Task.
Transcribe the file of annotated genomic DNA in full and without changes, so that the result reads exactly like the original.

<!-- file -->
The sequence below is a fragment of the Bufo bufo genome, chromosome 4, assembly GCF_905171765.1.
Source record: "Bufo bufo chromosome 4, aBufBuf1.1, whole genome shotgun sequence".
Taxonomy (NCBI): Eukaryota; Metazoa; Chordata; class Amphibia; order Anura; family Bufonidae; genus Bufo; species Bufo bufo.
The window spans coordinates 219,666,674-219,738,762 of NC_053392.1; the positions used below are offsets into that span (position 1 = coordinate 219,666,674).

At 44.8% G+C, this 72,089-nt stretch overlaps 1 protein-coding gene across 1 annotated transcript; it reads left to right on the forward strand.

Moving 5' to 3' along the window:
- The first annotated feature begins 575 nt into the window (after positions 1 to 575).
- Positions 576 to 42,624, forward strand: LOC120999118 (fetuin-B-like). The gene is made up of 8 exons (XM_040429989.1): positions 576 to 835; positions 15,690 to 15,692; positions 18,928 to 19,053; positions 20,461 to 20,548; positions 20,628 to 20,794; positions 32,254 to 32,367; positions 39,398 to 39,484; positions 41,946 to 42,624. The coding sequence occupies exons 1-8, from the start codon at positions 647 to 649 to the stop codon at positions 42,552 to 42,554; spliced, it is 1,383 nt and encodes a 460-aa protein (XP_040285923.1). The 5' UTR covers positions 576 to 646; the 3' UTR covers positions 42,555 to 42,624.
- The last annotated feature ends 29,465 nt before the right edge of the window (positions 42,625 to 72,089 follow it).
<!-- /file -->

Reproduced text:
The sequence below is a fragment of the Bufo bufo genome, chromosome 4, assembly GCF_905171765.1.
Source record: "Bufo bufo chromosome 4, aBufBuf1.1, whole genome shotgun sequence".
Taxonomy (NCBI): Eukaryota; Metazoa; Chordata; class Amphibia; order Anura; family Bufonidae; genus Bufo; species Bufo bufo.
The window spans coordinates 219,666,674-219,738,762 of NC_053392.1; the positions used below are offsets into that span (position 1 = coordinate 219,666,674).

At 44.8% G+C, this 72,089-nt stretch overlaps 1 protein-coding gene across 1 annotated transcript; it reads left to right on the forward strand.

Moving 5' to 3' along the window:
- The first annotated feature begins 575 nt into the window (after positions 1 to 575).
- Positions 576 to 42,624, forward strand: LOC120999118 (fetuin-B-like). The gene is made up of 8 exons (XM_040429989.1): positions 576 to 835; positions 15,690 to 15,692; positions 18,928 to 19,053; positions 20,461 to 20,548; positions 20,628 to 20,794; positions 32,254 to 32,367; positions 39,398 to 39,484; positions 41,946 to 42,624. The coding sequence occupies exons 1-8, from the start codon at positions 647 to 649 to the stop codon at positions 42,552 to 42,554; spliced, it is 1,383 nt and encodes a 460-aa protein (XP_040285923.1). The 5' UTR covers positions 576 to 646; the 3' UTR covers positions 42,555 to 42,624.
- The last annotated feature ends 29,465 nt before the right edge of the window (positions 42,625 to 72,089 follow it).